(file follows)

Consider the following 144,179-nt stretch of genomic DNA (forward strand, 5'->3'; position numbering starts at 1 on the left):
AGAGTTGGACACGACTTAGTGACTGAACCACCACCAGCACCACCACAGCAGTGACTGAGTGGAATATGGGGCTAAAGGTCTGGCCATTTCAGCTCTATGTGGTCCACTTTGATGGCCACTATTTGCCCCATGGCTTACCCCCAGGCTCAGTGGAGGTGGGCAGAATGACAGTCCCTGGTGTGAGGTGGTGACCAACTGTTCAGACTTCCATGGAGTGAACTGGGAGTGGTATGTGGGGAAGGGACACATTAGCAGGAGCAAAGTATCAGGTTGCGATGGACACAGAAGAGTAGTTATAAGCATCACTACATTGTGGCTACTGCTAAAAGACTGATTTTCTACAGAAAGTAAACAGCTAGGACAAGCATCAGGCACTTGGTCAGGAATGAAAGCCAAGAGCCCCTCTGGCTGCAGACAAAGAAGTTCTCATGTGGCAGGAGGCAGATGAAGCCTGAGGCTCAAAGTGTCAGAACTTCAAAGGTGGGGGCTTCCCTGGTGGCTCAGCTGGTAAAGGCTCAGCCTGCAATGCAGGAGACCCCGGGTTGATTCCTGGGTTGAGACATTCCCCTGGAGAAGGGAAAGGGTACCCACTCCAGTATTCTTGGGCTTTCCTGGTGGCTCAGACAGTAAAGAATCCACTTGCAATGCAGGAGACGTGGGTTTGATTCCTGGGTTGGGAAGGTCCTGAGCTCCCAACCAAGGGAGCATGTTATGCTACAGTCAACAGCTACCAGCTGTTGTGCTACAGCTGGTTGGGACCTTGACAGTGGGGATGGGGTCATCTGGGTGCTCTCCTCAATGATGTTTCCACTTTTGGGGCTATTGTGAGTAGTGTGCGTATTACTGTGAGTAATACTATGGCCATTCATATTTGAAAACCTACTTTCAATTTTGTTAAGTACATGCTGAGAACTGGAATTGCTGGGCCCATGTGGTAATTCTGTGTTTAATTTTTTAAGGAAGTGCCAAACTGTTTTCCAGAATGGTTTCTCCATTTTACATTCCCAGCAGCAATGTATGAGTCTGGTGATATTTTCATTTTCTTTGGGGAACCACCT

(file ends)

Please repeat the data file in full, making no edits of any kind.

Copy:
Consider the following 144,179-nt stretch of genomic DNA (forward strand, 5'->3'; position numbering starts at 1 on the left):
AGAGTTGGACACGACTTAGTGACTGAACCACCACCAGCACCACCACAGCAGTGACTGAGTGGAATATGGGGCTAAAGGTCTGGCCATTTCAGCTCTATGTGGTCCACTTTGATGGCCACTATTTGCCCCATGGCTTACCCCCAGGCTCAGTGGAGGTGGGCAGAATGACAGTCCCTGGTGTGAGGTGGTGACCAACTGTTCAGACTTCCATGGAGTGAACTGGGAGTGGTATGTGGGGAAGGGACACATTAGCAGGAGCAAAGTATCAGGTTGCGATGGACACAGAAGAGTAGTTATAAGCATCACTACATTGTGGCTACTGCTAAAAGACTGATTTTCTACAGAAAGTAAACAGCTAGGACAAGCATCAGGCACTTGGTCAGGAATGAAAGCCAAGAGCCCCTCTGGCTGCAGACAAAGAAGTTCTCATGTGGCAGGAGGCAGATGAAGCCTGAGGCTCAAAGTGTCAGAACTTCAAAGGTGGGGGCTTCCCTGGTGGCTCAGCTGGTAAAGGCTCAGCCTGCAATGCAGGAGACCCCGGGTTGATTCCTGGGTTGAGACATTCCCCTGGAGAAGGGAAAGGGTACCCACTCCAGTATTCTTGGGCTTTCCTGGTGGCTCAGACAGTAAAGAATCCACTTGCAATGCAGGAGACGTGGGTTTGATTCCTGGGTTGGGAAGGTCCTGAGCTCCCAACCAAGGGAGCATGTTATGCTACAGTCAACAGCTACCAGCTGTTGTGCTACAGCTGGTTGGGACCTTGACAGTGGGGATGGGGTCATCTGGGTGCTCTCCTCAATGATGTTTCCACTTTTGGGGCTATTGTGAGTAGTGTGCGTATTACTGTGAGTAATACTATGGCCATTCATATTTGAAAACCTACTTTCAATTTTGTTAAGTACATGCTGAGAACTGGAATTGCTGGGCCCATGTGGTAATTCTGTGTTTAATTTTTTAAGGAAGTGCCAAACTGTTTTCCAGAATGGTTTCTCCATTTTACATTCCCAGCAGCAATGTATGAGTCTGGTGATATTTTCATTTTCTTTGGGGAACCACCT